Robert Schumann’s “Kreisleriana,” an eight-movement dramatic fantasy, was a favorite of his critics, and is certainly one of pianist Nicolas Giacomelli’s, as well as a member of the audience who asked for a photo with Giacomelli after he played on the third day of the NTD International Piano Competition.
“His performance has everything—technique, mastery, expression of the soul,” she said before darting back into the recital hall.
Giacomelli, from Italy, performed the Schumann piece and Tchaikovsky’s “Dumka” on Sept. 28 at the Baruch Performing Arts Center as a finalist in the competition.
“Schumann’s ‘Kreisleriana,’ it is one of my favorite pieces in the whole of classical music. I think it’s wonderful because it’s so varied. There is a lot of things inside, a lot of details, little details, and the musician can also have much freedom in the piece. He can give his own vision, because it’s very romantic,” Giacomelli said.
“Dumka” may not be as famous as “Kreisleriana,” but it’s also a well-loved piece.
“It’s this big picture of Russian culture of the late 19th century,” Giacomelli said. “It has a very wonderful melody.”
Giacomelli said he has an affinity for big romantic pieces that are on the expressive side, but was also deeply appreciative of the competition’s emphasis on tradition, including bringing Bach etudes into the early rounds.
He sees the competition as playing a role in reviving tradition, and also sees it a way he didn’t expect. He found it interesting that the semi-finals included performing a commissioned piece, which while arranged for piano using classical techniques, is a piece with Chinese melodies.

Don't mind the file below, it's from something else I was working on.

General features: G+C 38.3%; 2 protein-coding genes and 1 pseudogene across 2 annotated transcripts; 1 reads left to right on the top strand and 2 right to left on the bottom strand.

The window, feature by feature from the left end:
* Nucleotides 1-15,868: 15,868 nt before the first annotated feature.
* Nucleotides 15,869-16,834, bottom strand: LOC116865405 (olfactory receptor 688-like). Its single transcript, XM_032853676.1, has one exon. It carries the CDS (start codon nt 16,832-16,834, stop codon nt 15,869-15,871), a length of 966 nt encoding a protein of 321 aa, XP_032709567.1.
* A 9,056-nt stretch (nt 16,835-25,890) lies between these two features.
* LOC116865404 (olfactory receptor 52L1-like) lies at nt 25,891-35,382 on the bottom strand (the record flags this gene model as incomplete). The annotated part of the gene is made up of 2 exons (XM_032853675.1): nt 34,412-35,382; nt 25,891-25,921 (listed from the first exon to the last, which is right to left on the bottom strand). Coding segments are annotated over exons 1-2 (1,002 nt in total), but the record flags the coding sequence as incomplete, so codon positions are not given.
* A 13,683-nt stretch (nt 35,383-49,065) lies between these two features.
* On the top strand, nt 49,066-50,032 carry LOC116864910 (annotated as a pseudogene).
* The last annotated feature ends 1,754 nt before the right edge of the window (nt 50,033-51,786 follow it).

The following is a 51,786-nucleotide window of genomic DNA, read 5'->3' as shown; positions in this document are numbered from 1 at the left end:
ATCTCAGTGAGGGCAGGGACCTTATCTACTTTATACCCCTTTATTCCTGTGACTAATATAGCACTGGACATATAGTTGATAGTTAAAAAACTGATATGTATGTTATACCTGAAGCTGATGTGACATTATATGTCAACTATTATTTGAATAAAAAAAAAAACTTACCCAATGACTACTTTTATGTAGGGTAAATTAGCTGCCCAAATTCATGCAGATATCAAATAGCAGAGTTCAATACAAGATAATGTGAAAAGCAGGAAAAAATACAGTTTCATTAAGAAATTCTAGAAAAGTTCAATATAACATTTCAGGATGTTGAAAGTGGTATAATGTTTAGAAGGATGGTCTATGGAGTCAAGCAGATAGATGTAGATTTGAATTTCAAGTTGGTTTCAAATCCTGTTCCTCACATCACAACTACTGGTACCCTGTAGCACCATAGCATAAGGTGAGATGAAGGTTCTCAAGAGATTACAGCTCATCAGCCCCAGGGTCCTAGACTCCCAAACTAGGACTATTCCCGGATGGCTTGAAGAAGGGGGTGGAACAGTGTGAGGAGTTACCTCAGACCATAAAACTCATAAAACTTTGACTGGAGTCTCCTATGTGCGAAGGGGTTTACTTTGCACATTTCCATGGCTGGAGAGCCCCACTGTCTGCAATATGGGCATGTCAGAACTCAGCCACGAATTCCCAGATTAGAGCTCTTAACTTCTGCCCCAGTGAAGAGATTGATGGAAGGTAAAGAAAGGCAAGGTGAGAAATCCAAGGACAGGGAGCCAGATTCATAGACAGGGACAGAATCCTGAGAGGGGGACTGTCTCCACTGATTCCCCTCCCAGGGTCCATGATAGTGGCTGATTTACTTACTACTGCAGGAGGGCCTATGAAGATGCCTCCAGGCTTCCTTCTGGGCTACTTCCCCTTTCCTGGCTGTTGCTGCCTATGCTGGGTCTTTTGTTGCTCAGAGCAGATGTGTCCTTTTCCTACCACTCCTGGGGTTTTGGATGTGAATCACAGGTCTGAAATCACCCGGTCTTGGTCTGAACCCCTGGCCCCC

Giacomelli understands the cultural side of the traditional Chinese piece, and recognizes the classical elements as well, but the result was nothing like he’d ever experienced.
“It’s completely different,” he said. “You would never see something like this.”
It was perfectly in line with what he sees as a musician’s mission: to advance us artistically, without losing what came before us.
He said part of a musician’s job is to “instruct audiences, always push them a little bit farther, but always within the tradition.”
Music is a wonderful vehicle to do so, because it is something that touches everyone’s lives.
“Music is important to a person’s well being. It is something that can always be with you,” he said. “It is a big part of the life of a person, and important in society.”
“It’s important that people listen to this music; it’s wonderful,” he said.
Giacomelli, 20, studies piano at the Bologna Conservatory. He’s dreamed of playing classical music since he was a child, so when people ask about the hours of practicing or the grind, he says he doesn’t think of it that way at all.
“I want to play,” Giacomelli said, “and this is the way to do it.”